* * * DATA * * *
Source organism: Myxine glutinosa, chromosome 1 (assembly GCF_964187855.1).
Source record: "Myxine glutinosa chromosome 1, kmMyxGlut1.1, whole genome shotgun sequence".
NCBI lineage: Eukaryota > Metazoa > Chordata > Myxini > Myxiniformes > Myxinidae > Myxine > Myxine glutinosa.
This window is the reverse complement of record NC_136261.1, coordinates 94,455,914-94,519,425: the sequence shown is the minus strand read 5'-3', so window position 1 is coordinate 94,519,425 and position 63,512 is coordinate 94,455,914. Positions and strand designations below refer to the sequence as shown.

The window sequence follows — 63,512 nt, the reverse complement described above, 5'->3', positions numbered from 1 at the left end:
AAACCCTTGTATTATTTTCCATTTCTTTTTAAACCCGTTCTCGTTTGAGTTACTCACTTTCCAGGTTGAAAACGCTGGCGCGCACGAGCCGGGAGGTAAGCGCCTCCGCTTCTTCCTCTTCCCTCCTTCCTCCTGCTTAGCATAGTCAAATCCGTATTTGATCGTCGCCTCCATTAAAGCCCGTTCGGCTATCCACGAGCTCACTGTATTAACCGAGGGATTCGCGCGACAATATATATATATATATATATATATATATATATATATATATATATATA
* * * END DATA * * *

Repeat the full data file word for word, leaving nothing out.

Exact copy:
Source organism: Myxine glutinosa, chromosome 1 (assembly GCF_964187855.1).
Source record: "Myxine glutinosa chromosome 1, kmMyxGlut1.1, whole genome shotgun sequence".
NCBI lineage: Eukaryota > Metazoa > Chordata > Myxini > Myxiniformes > Myxinidae > Myxine > Myxine glutinosa.
This window is the reverse complement of record NC_136261.1, coordinates 94,455,914-94,519,425: the sequence shown is the minus strand read 5'-3', so window position 1 is coordinate 94,519,425 and position 63,512 is coordinate 94,455,914. Positions and strand designations below refer to the sequence as shown.

The window sequence follows — 63,512 nt, the reverse complement described above, 5'->3', positions numbered from 1 at the left end:
AAACCCTTGTATTATTTTCCATTTCTTTTTAAACCCGTTCTCGTTTGAGTTACTCACTTTCCAGGTTGAAAACGCTGGCGCGCACGAGCCGGGAGGTAAGCGCCTCCGCTTCTTCCTCTTCCCTCCTTCCTCCTGCTTAGCATAGTCAAATCCGTATTTGATCGTCGCCTCCATTAAAGCCCGTTCGGCTATCCACGAGCTCACTGTATTAACCGAGGGATTCGCGCGACAATATATATATATATATATATATATATATATATATATATATATATATA